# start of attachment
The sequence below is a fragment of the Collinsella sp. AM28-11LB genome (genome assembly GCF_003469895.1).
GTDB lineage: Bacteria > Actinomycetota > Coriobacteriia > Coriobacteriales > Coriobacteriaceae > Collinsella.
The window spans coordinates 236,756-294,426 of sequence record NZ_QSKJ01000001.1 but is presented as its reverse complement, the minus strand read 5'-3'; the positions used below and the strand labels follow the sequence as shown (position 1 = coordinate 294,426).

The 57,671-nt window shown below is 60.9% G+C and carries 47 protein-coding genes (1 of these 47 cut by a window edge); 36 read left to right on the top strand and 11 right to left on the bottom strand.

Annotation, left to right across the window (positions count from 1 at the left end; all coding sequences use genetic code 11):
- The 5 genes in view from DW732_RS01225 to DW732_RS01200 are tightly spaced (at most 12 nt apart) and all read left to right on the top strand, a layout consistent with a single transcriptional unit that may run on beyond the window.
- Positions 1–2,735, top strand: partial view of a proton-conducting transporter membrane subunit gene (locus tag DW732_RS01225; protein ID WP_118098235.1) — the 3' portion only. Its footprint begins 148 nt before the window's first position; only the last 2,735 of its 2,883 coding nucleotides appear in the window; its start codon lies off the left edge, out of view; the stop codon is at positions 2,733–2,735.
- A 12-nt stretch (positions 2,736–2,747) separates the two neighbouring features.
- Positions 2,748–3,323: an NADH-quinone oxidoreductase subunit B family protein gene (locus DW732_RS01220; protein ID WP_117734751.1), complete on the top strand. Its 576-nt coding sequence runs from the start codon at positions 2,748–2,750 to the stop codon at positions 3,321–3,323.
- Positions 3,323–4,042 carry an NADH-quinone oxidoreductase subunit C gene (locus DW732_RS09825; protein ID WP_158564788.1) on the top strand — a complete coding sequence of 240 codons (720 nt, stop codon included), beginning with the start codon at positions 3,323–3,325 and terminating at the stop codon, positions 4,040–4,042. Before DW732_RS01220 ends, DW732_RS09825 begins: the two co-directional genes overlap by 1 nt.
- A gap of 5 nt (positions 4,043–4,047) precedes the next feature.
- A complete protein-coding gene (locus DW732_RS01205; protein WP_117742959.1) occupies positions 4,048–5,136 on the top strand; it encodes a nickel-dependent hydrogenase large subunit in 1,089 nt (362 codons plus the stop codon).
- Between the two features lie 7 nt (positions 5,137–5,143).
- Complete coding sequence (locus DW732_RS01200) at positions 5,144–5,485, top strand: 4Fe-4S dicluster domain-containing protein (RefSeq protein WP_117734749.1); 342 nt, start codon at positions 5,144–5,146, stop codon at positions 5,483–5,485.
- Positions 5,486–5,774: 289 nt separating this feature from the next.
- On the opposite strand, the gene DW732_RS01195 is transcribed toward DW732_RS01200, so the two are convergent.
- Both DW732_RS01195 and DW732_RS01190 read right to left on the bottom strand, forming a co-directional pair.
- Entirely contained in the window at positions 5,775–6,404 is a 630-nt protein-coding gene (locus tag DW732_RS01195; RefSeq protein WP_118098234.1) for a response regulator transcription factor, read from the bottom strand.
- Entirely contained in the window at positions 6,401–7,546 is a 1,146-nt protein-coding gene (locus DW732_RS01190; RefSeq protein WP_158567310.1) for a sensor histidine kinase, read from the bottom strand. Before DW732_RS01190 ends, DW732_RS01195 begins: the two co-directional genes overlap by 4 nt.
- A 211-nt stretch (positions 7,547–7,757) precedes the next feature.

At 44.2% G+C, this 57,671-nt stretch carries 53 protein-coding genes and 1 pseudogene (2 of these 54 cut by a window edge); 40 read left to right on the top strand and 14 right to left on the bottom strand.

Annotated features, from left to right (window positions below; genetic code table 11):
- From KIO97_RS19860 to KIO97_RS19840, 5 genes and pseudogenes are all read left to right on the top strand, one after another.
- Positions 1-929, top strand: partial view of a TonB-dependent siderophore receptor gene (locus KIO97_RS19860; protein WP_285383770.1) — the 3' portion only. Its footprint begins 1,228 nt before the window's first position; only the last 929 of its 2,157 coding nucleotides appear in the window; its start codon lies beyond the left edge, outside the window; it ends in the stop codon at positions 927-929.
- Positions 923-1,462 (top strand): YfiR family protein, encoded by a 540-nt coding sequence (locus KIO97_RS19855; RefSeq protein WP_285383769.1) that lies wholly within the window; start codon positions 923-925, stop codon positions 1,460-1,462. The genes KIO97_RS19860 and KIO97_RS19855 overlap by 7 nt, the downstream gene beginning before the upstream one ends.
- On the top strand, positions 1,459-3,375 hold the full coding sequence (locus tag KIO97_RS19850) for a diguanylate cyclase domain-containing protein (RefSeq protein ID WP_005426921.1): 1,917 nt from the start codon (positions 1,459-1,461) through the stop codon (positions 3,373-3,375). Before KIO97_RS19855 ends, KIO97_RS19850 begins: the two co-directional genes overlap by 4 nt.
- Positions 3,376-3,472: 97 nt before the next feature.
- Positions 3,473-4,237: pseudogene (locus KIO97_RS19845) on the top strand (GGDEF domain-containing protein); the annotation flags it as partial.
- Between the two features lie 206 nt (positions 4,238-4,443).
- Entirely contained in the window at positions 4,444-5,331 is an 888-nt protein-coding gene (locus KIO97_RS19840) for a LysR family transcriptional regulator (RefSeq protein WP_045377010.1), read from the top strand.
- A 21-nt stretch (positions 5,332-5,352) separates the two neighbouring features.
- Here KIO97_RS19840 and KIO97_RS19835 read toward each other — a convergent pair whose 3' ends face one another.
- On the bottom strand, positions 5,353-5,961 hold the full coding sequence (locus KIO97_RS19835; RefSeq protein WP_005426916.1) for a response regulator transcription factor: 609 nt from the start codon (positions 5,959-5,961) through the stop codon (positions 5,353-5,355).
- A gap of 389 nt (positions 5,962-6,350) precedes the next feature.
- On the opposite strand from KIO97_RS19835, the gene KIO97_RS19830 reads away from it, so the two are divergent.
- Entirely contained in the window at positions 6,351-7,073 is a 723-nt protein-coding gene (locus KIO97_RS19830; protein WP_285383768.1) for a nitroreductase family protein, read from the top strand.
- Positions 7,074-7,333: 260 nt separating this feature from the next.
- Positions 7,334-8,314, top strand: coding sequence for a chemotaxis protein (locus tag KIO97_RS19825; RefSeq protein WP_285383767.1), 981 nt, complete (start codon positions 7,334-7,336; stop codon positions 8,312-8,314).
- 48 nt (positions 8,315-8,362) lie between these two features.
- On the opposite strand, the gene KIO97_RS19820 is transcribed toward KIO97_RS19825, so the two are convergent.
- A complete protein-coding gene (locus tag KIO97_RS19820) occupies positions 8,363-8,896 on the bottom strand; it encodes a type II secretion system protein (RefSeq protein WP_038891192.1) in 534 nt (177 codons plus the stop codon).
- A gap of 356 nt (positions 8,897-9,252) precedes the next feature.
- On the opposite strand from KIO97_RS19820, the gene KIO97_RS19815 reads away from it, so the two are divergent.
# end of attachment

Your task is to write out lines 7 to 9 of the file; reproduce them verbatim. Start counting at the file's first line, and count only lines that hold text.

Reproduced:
- Positions 1–2,735, top strand: partial view of a proton-conducting transporter membrane subunit gene (locus tag DW732_RS01225; protein ID WP_118098235.1) — the 3' portion only. Its footprint begins 148 nt before the window's first position; only the last 2,735 of its 2,883 coding nucleotides appear in the window; its start codon lies off the left edge, out of view; the stop codon is at positions 2,733–2,735.
- A 12-nt stretch (positions 2,736–2,747) separates the two neighbouring features.
- Positions 2,748–3,323: an NADH-quinone oxidoreductase subunit B family protein gene (locus DW732_RS01220; protein ID WP_117734751.1), complete on the top strand. Its 576-nt coding sequence runs from the start codon at positions 2,748–2,750 to the stop codon at positions 3,321–3,323.